‘(1) Can a future intention to provide management services to a takeover target, in the event that the takeover is successful, be sufficient to establish that the potential acquirer is engaged in economic activity for the purposes of Article 4 of the Sixth VAT Directive so that VAT charged to the potential acquirer on goods or services provided for the purposes of seeking to progress the relevant acquisition can potentially be considered as VAT on an input to the intended economic activity of providing such management services; and
(2) Can there be a sufficient “direct and immediate link”, as identified as a requirement by the Court of Justice of the European Union [in the judgment of 27 September 2001, Cibo Participations (C‑16/00, EU:C:2001:495)], between professional services rendered in the context of such a potential takeover and output, being the potential provision of management to the acquisition target in the event that the takeover is successful, so as to permit a deduction to be made in respect of the VAT payable on those professional services?’
· In the proceedings before the Court, Ryanair, Ireland and the Commission submitted written observations. All the parties were represented at the hearing on 14 March 2018.
The Advocate General suggests that the questions referred for a preliminary ruling be answered as follows:
(1) Under circumstances like those in the main proceedings (in the context of a strategic takeover for example), the acquisition of a company’s entire share capital with the intention of thereby bringing about a direct, permanent and necessary extension of the taxable activity of the acquiring company constitutes an economic activity within the meaning of Article 4 of Sixth Council Directive 77/388/EEC of 17 May 1977 on the harmonisation of the laws of the Member States relating to turnover taxes — Common system of value added tax: uniform basis of assessment (now Article 9(1) of Council Directive 2006/112/EC of 28 November 2006 on the common system of value added tax).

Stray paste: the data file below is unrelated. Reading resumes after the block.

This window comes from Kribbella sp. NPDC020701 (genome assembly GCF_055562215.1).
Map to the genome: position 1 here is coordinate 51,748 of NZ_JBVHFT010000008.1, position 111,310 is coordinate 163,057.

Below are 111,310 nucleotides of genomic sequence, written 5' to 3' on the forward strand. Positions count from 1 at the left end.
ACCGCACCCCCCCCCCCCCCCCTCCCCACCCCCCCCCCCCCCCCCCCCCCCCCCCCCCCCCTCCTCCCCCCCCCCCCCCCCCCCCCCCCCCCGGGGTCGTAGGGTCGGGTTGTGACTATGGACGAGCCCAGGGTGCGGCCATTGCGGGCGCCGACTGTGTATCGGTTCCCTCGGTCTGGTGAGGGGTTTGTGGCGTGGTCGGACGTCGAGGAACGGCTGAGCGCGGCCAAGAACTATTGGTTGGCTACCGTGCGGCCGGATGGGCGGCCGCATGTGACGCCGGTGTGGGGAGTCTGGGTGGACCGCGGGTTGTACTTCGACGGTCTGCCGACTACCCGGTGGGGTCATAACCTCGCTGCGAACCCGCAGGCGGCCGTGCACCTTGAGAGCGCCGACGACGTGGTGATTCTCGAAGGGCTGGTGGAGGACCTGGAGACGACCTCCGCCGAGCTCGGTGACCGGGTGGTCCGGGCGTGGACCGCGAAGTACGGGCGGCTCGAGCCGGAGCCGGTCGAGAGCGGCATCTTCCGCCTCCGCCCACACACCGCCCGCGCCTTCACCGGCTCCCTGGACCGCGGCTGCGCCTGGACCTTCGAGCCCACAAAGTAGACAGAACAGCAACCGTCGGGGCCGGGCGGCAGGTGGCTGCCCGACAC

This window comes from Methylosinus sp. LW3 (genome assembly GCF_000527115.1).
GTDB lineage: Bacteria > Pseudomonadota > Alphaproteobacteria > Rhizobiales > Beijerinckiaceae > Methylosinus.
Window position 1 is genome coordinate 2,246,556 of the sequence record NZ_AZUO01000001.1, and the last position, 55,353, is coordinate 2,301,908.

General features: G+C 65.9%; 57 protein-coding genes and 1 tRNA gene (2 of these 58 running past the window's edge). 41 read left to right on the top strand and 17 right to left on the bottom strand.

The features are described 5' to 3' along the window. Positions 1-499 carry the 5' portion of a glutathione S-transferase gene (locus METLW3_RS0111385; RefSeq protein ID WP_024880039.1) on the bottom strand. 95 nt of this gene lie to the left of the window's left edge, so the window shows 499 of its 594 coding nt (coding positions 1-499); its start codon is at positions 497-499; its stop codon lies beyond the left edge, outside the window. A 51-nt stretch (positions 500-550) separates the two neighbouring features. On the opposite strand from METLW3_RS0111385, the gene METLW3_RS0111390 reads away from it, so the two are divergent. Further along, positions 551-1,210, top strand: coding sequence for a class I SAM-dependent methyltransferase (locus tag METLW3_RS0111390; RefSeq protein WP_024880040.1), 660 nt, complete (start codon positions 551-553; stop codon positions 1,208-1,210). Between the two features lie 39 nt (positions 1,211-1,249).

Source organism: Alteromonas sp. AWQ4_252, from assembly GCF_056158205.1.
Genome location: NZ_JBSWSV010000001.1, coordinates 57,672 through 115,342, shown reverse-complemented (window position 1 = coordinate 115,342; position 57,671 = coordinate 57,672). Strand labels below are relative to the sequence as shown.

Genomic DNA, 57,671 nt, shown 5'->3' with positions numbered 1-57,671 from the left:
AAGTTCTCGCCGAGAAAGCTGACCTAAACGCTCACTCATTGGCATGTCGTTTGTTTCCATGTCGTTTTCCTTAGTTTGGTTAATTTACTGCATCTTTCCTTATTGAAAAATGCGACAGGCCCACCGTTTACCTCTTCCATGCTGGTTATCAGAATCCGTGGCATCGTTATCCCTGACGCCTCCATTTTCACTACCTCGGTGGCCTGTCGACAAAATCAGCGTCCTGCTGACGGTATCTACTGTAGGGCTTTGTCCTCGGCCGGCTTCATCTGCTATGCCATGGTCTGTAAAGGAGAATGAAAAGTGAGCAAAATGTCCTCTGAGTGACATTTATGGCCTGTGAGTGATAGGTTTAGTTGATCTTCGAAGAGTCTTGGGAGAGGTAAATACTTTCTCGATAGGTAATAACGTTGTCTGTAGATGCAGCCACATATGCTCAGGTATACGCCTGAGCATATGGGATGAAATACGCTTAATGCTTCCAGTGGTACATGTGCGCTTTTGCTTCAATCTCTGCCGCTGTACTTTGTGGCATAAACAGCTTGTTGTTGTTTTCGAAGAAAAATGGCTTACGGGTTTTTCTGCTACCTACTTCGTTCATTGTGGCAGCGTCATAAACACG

(2) Costs incurred by the acquiring company in connection with achieving such a strategic takeover have a direct and immediate link with its taxable activity with the result that the value added tax paid on that expenditure is to be deducted in accordance with that activity.
From the assessment as made by the Advocate General
· Both questions referred for a preliminary ruling concern the right of deduction for expenditure made in connection with the intended, but ultimately unsuccessful, acquisition of a company’s entire share capital with a view to a takeover. They should therefore be answered together.
· By the first question, the Supreme Court is essentially seeking to ascertain whether the acquiring company’s intention to provide management services to the subsidiary, in the event that the takeover is successful, is sufficient to classify it as a taxable person within the meaning of the VAT Directive.
· In essence, the Supreme Court is thus asking about the possibility of combining two lines of case-law. On the one hand, according to the case-law of the Court of Justice, a right to deduct also exists for abortive investments. In the case of costs incurred in the preparation of an economic activity, deduction of input tax can be claimed even where the economic activity is not taken up successfully and the intended taxable transactions do not take place. The only material factor is the taxable person’s intention of engaging in an economic activity, which is to be proven by objective factors. On the other hand, a holding company’s economic activity, which is necessary for deduction of input tax according to case-law, may in particular consist in it providing management services to the company in which it has acquired a shareholding.